It’s been nearly a year since Staples High School’s “We the People” team won the Northeast US championship, and finished 5th nationally, in the annual Center for Civic Education competition.
The event was virtual — not in Washington, DC, as in years past. But the joy and feeling of success was real.
This year’s team is ready to top that.
State competition — the first step on the road to the finals — begins Tuesday.
As usual, the “Citizen and the Constitution” contest is divided into 6 sections. Each group of students — all members of Suzanne Kammerman’s Advanced Placement Politics & Government class — tackles a different one.
This is not exactly “name the president and your 2 US senators.”
Here for example are 3 questions from Unit 4, asking how the values and principles embodied in the Constitution have shaped American institutions:
Should states be willing “‘to purchase’ what [James] Wilson called ‘federal liberty’ with ‘the necessary concession of their political sovereignty’”? Why or why not?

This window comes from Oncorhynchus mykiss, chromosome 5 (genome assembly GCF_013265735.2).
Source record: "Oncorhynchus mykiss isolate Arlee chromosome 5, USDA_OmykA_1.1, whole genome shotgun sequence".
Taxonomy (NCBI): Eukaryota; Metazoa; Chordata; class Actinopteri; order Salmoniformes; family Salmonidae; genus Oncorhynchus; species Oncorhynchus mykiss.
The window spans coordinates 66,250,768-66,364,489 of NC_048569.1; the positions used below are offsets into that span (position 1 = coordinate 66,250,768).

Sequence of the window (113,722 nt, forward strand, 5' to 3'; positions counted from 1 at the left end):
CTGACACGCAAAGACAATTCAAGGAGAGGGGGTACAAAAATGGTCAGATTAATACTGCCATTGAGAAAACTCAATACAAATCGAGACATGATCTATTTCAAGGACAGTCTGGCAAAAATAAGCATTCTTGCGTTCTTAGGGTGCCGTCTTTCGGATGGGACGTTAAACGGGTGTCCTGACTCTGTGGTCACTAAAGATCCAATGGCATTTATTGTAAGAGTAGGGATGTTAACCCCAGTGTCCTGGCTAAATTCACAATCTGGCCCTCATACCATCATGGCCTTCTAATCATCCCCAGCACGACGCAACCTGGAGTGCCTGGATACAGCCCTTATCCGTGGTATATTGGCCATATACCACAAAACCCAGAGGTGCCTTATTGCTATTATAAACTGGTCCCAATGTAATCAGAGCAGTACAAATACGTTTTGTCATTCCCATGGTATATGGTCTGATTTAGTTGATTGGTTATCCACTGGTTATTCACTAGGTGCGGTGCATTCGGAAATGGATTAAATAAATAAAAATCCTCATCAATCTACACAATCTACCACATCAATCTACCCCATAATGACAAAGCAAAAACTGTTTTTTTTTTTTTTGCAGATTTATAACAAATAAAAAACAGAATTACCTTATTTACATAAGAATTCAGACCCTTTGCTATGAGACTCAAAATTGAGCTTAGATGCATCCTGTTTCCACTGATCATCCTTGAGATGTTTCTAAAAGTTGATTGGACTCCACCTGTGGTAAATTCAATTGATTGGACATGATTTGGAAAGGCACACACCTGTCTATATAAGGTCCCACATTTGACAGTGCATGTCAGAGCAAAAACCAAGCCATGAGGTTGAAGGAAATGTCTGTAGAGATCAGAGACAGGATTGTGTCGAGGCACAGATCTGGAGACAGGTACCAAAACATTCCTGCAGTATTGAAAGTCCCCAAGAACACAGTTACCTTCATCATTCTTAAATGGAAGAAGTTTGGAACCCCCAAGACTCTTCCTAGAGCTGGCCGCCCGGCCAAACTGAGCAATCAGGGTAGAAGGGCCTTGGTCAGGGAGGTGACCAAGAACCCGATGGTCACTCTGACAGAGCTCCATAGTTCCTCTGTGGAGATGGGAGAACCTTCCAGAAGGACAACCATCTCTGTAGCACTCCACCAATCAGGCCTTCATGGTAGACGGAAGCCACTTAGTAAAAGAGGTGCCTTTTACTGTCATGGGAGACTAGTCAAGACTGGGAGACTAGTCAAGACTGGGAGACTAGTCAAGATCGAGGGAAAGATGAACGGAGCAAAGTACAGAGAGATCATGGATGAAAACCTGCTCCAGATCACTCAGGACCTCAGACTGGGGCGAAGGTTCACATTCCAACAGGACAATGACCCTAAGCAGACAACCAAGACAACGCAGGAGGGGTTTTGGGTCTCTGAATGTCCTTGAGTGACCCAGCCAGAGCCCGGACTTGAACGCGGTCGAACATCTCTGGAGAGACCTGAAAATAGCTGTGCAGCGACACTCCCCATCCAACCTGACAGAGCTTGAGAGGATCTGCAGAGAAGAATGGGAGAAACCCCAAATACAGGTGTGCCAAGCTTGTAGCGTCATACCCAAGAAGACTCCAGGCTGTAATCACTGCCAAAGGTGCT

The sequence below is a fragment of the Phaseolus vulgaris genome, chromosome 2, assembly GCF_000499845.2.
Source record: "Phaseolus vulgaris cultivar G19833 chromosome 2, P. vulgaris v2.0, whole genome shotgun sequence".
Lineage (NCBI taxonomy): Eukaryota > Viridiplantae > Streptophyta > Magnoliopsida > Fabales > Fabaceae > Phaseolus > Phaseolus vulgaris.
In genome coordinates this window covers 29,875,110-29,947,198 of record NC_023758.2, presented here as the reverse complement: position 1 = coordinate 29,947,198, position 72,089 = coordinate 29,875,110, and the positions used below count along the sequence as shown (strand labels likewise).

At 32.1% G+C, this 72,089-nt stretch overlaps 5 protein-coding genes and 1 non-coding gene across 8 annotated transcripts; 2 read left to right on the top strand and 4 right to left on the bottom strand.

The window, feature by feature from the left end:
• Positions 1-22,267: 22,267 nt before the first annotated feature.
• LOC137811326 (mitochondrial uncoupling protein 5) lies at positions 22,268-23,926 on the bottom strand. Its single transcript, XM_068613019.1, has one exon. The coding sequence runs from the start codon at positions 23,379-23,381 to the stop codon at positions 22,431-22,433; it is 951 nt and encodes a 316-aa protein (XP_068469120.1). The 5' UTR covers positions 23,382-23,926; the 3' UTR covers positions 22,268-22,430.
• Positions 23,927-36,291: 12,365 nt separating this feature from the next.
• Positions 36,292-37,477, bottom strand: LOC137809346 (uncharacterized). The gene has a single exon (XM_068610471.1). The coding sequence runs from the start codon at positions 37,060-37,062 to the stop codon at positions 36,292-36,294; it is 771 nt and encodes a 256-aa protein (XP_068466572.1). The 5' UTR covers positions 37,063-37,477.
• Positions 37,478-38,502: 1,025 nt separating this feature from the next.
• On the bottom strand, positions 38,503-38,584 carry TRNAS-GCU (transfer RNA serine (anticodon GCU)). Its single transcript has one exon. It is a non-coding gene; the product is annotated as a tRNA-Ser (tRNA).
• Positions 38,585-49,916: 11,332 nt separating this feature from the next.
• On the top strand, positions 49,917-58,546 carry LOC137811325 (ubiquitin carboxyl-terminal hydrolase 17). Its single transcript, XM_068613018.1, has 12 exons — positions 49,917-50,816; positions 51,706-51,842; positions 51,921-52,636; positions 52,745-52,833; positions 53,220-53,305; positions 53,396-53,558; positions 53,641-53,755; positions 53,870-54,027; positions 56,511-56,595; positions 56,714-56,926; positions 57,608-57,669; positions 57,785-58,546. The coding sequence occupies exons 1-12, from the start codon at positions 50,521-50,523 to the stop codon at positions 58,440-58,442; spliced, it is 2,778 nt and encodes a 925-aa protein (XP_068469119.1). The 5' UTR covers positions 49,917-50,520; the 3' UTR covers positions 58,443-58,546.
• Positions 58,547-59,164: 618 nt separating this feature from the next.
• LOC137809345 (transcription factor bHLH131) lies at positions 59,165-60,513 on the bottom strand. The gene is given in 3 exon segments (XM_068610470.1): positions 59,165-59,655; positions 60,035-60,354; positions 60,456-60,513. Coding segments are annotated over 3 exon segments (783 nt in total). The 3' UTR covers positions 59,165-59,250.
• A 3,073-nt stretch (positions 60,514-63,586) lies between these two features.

“On a single day in 1964, the [Supreme] Court in effect declared that almost all state governments were constitutionally defective! … Thus, a bloodless revolution occurred without a shot fired.” Do you agree or disagree with Akhil Reed Amar’s statement regarding the Supreme Court’s opinion in Reynolds v. Sims? Why or why not?
“The doctrine of the separation of powers was adopted by the Convention of 1787 not to promote efficiency, but to preclude the exercise of arbitrary power.” How well has the Constitution’s design accomplished what Justice Brandeis described? Explain your position.
Click here — if you dare — for the other 5, and the equally probing subsets of questions.
To prepare, teacher/coach Suzanne Kammerman enlisted the help of some heavy hitters. Attorneys Andy Laskin and Jamie Dockray, former student Sam Laskin and CEO Manoj Wadhwani are honing the competitors’ presentation and oral delivery skills.
For one of the units — addressing a major freedom of speech case involving students and the internet, just accepted by the Supreme Court — Andy Laskin contacted an attorney involved. In a compelling session, he told the Staples teenagers how he is preparing to argue before the high court.
He’s ready for Justices Roberts, Sotomayor and the rest.
Now, 2 dozen Staples students are just as ready for their own “supreme” competition.